In October 2016, this medical malpractice action was commenced against, among others, Liguori and his professional corporation, the defendant James L. Liguori, Physician, P.C. (hereinafter together the Liguori defendants). The Liguori defendants moved for summary judgment dismissing the amended complaint insofar as asserted against them, and the Supreme Court granted that motion. The plaintiff thereafter moved, inter alia, for leave to renew and reargue her opposition to the Liguori defendants' motion, and the court denied those branches of her motion. The plaintiff appeals.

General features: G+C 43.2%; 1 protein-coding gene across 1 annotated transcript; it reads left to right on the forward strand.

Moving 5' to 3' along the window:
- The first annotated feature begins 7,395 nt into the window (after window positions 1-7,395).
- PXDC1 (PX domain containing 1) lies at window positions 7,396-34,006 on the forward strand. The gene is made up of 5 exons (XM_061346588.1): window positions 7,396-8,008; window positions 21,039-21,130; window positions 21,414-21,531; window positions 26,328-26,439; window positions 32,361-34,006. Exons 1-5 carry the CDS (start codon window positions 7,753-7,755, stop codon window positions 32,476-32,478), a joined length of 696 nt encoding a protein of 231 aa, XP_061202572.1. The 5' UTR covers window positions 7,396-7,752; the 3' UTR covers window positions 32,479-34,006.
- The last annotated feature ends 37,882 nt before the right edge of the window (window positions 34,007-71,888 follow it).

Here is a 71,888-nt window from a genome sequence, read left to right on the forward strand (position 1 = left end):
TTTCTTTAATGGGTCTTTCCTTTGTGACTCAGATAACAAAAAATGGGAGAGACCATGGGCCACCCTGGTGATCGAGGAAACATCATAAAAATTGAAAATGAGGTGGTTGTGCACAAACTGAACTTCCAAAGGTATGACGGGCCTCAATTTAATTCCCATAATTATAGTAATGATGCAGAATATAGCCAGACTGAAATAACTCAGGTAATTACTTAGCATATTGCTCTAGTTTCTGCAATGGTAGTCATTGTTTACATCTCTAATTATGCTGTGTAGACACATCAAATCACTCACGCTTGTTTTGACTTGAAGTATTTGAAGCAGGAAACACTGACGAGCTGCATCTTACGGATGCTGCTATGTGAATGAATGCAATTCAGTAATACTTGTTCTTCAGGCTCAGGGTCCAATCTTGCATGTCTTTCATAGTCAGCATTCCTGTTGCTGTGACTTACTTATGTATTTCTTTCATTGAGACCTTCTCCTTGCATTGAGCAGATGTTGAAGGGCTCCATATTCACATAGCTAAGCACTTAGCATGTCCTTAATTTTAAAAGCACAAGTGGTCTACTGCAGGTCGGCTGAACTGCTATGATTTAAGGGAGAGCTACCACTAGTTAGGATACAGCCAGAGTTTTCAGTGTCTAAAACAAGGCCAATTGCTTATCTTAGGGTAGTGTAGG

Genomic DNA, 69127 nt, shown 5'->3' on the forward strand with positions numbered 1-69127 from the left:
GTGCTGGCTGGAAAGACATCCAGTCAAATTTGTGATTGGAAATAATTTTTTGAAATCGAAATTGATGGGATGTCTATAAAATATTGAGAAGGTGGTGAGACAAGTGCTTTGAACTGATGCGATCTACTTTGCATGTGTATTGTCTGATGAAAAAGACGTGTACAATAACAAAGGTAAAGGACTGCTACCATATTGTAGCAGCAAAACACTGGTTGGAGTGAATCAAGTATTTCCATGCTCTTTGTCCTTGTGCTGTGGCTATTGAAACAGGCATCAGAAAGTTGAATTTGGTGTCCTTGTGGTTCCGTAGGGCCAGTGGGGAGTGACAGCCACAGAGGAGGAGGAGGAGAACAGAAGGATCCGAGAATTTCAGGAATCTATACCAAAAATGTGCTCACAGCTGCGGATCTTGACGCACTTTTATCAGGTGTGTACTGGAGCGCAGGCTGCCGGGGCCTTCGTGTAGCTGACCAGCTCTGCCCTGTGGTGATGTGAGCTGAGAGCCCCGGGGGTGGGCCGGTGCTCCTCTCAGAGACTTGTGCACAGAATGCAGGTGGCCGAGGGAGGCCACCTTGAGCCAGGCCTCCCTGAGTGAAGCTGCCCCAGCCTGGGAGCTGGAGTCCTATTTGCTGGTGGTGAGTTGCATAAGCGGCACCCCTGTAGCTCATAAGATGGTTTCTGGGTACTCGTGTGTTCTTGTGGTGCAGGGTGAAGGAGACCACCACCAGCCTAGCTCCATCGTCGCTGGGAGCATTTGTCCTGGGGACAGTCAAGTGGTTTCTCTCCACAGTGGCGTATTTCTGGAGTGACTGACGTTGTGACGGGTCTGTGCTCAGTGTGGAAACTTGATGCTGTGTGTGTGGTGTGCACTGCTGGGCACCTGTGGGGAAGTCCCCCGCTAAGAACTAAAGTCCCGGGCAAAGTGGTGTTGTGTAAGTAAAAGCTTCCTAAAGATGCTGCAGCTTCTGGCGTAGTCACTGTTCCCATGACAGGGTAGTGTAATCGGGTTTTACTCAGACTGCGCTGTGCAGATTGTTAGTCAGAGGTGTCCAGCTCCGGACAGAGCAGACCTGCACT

"In order to establish the liability of a physician for medical malpractice, a plaintiff must prove that the physician deviated or departed from accepted community standards of practice, and that such departure was a proximate cause of the plaintiff's injuries" (Stukas v Streiter, 83 AD3d 18, 23). Thus, in moving for summary judgment, a physician defendant must make a prima facie showing that there was no departure from good and accepted medical practice or that the plaintiff was not injured thereby (see id. at 24). Once this showing has been made, the burden shifts to the plaintiff to rebut the defendant's prima facie showing with evidentiary facts or materials so as to demonstrate the existence of a triable issue of fact (see Alvarez v Prospect Hosp., 68 NY2d 320, 324; Stukas v Streiter, 83 AD3d at 30). General allegations that are conclusory and unsupported by competent evidence tending to establish the essential elements of medical malpractice are insufficient to defeat a defendant's motion for summary judgment (see Alvarez v Prospect Hosp., 68 NY2d at 325; Ahmed v New York City Health & Hosps. Corp., 84 AD3d 709, 710-711).